Clara Stover, chocolate pioneer

KANSAS CITY, Mo. - Clara Lewis was born in Oxford, Iowa in 1882.

She was raised on a farm with her three sisters, who were required to do the work that men would typically do.

When she got older, Clara borrowed tuition money in order to go to Iowa City Academy.

Clara met Russell Stover while in school, but he dropped out of school to sell tobacco and candy.

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The couple married in 1911.

They were given a farm in Canada as a wedding gift, but eventually decided country life wasn’t for them.

They moved to Chicago where Clara would dip chocolates in their apartment kitchen, while Russell sold them to local drug stores.

The Stover’s continued to dream of a chocolate empire.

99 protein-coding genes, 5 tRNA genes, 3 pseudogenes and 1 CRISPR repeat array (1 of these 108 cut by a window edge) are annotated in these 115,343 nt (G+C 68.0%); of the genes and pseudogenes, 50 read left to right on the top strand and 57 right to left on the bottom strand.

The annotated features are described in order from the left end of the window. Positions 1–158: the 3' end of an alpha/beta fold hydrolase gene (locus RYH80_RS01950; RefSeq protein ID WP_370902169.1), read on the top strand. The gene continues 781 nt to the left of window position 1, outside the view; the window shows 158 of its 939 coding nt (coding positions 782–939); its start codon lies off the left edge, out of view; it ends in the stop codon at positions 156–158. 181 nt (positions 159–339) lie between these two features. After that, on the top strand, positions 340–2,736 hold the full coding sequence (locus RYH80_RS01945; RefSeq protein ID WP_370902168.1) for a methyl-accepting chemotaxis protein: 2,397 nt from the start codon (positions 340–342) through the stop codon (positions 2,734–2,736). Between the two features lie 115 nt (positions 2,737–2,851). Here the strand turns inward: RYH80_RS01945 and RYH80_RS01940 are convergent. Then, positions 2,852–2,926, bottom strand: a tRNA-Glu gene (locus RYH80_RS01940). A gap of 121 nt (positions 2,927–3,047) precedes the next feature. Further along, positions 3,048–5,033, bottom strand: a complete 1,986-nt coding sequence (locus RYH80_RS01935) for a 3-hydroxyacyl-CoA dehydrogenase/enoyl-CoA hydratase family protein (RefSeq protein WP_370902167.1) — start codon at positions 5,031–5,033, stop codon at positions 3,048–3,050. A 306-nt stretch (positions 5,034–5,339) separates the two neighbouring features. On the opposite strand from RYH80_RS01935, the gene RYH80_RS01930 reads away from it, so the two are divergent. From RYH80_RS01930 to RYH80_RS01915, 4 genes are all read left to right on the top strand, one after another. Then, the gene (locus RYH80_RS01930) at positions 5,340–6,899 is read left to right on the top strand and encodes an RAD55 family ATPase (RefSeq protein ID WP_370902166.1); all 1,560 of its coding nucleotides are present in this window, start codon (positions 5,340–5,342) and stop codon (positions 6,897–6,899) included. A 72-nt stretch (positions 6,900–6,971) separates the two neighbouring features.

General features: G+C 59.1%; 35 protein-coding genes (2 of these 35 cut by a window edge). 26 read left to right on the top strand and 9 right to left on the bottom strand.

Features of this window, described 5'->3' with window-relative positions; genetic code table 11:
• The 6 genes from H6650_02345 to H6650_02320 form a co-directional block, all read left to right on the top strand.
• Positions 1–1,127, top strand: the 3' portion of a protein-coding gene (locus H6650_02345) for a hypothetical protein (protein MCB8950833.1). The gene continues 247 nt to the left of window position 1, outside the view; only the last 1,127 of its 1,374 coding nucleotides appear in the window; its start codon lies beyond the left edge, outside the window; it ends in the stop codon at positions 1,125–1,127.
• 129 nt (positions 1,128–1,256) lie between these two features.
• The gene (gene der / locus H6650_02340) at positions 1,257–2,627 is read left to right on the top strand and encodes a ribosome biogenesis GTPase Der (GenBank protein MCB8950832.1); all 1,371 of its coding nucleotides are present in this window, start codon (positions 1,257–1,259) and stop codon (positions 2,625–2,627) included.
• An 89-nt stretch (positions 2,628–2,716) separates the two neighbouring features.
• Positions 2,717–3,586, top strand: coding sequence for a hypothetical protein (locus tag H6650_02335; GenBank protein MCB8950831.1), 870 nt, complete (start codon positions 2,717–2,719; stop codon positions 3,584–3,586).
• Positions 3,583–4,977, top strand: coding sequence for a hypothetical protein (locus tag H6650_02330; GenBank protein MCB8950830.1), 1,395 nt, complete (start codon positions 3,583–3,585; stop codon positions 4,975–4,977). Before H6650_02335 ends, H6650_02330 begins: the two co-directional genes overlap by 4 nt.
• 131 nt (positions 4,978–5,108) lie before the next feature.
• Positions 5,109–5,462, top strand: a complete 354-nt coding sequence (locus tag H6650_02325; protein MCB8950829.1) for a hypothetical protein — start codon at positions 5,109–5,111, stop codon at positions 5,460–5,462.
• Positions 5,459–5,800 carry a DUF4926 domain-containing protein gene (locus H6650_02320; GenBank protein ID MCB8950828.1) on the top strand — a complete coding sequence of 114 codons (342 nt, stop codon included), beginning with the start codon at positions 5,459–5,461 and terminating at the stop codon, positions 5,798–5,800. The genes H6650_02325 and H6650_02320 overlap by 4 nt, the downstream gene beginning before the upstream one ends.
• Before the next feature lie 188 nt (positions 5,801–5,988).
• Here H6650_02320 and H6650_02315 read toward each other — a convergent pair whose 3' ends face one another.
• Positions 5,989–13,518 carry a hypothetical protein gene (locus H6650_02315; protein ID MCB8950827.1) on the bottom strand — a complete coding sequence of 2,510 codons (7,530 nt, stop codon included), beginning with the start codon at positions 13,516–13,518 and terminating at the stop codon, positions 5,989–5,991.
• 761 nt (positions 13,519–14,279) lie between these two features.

Russell started working with Christian Nelson. Together they patented a process to coat ice cream with chocolate, without either melting. Clara suggested naming it an “Eskimo Pie.”

The Stover’s saved up enough money to start their own candy company, called “Mrs. Stover’s Bungalow Candy” in 1924.

Within a year the company was selling candies in seven shops.

The Stover’s began to build factories in Denver and Kansas City. In 1931, the company headquarters moved to Kansas City.

After the move, the company increased it’s output from 20,0000 to 11 million pounds of candy production.

In 1943, Mrs. Stover’s Bungalow Candies was renamed “Russell Stover Candies.”

While on a trip in Europe, Clara noticed heart-shaped boxes for chocolate around Valentine’s Day. She brought the idea back to the United States, and it continues to be a foundation of the Russell Stover company.

Russell died in 1954, leaving Clara in charge of the company.

When she took over, Russell Stover Candies was sold in 2,000 stores nationwide and through 40 company-owned stores.

The company was sold in 1960.

Clara died in Kansas City in 1975.





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